I was appointed President of this Society in April 2008. This is a great honor, but it also means that I am suddenly responsible for the mounting issues the Society and the discipline faces. The Japanese Society of Neuroimmunology was established two decades ago this year. I would like to briefly outline how I intend, as President, to conduct Society operations going forward into the next twenty years.
We cannot vitalize the activities of the Society without strengthening our financial foundation. The previous President was tireless in his efforts to establish a healthy financial base for the Society, and my task now is to see that we build upon his success. I believe that increasing our membership should be central to our fundraising efforts. Most society members are researchers working on neuroimmunological diseases in the field of neurology, but the rapid progress of academic research in the field has led to a situation in which research findings can be too abstruse for clinicians. There is also a growing number of people who, while not from medical backgrounds, have an interest in the field. I therefore believe we should aim to become Society that ranks among the best neuroimmunology-focused academic associations in the world, while also being welcoming and accessible to clinicians and young researchers from related disciplines.
Specifically, we will seek to attract new members by holding seminars for clinicians on the pathology and treatment of neuroimmunological diseases and by running basic courses on neuroimmunology for young researchers. We need to structure our Society meetings to spark the interest of clinicians and to incorporate and develop discussion on treatments and clinical conferences. I would also like us to consider the possibility of joint conferences with related societies, such as the Japanese Society of Neurological Therapeutics and the Japanese Society for Neuroinfectious Diseases.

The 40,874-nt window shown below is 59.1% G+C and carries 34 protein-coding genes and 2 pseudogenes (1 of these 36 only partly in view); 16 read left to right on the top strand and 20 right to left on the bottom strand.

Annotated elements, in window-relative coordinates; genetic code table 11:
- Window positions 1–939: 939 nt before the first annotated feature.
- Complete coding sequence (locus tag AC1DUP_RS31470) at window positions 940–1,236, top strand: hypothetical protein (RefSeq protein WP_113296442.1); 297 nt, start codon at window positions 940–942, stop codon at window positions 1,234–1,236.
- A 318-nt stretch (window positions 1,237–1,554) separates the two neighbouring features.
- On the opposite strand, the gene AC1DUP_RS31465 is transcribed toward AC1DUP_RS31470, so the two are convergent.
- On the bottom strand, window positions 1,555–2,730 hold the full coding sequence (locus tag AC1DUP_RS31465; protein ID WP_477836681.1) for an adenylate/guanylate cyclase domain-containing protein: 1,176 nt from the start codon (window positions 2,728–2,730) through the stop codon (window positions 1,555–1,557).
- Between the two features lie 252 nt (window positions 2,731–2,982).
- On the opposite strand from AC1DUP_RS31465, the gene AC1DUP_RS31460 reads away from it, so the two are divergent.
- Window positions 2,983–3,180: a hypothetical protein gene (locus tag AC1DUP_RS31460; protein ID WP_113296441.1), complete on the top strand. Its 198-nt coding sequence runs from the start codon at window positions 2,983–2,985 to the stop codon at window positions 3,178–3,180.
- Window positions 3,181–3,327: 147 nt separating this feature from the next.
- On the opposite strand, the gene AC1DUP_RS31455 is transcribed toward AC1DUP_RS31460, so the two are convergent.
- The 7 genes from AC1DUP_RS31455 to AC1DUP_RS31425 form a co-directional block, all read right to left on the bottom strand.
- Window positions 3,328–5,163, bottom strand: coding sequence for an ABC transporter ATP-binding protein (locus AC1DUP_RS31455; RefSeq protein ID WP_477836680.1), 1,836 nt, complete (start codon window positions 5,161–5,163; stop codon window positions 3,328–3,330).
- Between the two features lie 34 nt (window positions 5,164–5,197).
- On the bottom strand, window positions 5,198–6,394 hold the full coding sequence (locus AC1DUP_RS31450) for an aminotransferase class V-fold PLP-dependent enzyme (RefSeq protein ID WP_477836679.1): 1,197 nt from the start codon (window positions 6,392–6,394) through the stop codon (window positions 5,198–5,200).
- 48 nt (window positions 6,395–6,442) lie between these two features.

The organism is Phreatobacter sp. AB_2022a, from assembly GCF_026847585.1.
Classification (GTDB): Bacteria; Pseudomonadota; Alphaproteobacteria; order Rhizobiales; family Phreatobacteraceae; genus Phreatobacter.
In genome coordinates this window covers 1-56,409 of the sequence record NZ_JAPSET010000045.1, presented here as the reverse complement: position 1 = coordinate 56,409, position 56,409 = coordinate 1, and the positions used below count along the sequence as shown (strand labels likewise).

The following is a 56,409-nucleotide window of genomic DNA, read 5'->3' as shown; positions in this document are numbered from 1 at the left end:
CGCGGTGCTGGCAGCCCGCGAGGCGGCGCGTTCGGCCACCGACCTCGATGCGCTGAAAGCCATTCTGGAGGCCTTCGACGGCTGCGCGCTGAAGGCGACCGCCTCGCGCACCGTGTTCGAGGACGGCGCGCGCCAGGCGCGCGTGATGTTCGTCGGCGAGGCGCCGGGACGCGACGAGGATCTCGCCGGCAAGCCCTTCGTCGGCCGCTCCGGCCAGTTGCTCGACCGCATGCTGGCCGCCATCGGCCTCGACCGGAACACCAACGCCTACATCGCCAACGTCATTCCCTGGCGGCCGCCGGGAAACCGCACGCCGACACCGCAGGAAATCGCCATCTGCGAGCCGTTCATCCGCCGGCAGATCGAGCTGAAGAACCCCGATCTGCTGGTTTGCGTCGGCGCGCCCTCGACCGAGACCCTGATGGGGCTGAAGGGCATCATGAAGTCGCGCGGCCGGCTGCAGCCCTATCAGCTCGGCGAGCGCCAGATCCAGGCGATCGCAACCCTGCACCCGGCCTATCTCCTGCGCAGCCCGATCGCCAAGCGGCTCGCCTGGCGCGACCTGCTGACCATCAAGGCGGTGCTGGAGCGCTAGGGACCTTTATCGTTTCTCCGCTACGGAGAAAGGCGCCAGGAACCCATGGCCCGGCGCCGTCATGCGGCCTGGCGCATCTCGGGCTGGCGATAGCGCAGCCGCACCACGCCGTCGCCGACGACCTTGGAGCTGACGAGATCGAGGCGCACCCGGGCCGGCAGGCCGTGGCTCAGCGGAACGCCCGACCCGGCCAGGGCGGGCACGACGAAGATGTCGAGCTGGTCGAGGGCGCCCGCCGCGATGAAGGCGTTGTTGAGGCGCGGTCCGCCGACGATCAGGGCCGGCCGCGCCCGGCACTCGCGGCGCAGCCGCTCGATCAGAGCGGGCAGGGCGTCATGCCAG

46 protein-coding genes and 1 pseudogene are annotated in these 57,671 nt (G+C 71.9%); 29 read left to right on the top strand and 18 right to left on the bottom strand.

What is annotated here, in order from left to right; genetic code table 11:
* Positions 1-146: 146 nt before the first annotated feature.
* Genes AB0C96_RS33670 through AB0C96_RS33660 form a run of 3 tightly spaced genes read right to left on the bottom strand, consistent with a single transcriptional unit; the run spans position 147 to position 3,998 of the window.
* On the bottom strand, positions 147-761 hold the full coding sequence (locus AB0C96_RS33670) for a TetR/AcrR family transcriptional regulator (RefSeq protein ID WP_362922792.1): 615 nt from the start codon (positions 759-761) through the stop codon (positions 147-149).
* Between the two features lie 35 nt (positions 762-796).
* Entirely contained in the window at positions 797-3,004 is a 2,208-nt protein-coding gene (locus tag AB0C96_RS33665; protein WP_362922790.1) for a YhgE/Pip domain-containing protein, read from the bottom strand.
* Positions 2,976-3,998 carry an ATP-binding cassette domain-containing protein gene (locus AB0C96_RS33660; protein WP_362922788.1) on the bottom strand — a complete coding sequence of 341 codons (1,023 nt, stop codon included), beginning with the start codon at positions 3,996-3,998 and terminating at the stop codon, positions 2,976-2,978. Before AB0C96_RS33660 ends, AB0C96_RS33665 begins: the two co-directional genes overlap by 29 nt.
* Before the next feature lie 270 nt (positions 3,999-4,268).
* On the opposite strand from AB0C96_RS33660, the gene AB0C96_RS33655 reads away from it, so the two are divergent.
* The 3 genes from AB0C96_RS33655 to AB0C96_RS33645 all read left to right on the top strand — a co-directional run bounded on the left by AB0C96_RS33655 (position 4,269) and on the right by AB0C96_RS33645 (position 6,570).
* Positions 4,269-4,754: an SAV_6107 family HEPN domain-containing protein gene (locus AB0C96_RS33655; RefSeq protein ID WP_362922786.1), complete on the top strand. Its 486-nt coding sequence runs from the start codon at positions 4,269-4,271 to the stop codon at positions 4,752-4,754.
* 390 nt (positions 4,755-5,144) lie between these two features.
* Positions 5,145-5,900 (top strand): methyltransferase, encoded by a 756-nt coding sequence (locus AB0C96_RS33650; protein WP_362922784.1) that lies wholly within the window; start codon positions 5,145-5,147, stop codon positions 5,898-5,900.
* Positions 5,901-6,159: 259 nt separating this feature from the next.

There is a growing interest in neuroimmunology in the Asian region, and I believe that our Society should include in its mission the goal of making whatever contribution possible to the communication and development of neuroimmunology throughout Asia. Going forward, we should encourage Asian researchers working in the field to participate in Society activities and arrange programs of academic exchange. For this reason, I believe that measures such as increasing the ratio of meetings and presentations conducted in English and strengthening our travel award program for young researchers will becoming key.
The Board has already taken the decision to begin preparations to publish the Society journal in English and make it available online. Our aim is for an improved journal impact factor, and we will push these changes through as quickly as possible in close collaboration with the editorial board.
We also need to work on the Society website, to make it more accessible and to increase access figures. The website should be updated regularly to provide clear information on Society organization and to make available academic and clinical information of relevance to members. I intend to implement an overhaul of the Academic & Public Relations Board, specifically to include young Society members in these processes.
Of course, it remains to be seen just how much I will be able to achieve during my term as President. What I can guarantee is that I will do my utmost to move forward with these plans, hopefully with the support and cooperation of all Society members.
July 29, 2008
President, Japanese Society of Neuroimmunology
Professor, Department of Neuroimmunology, Research Institute of Environmental Medicine, Nagoya University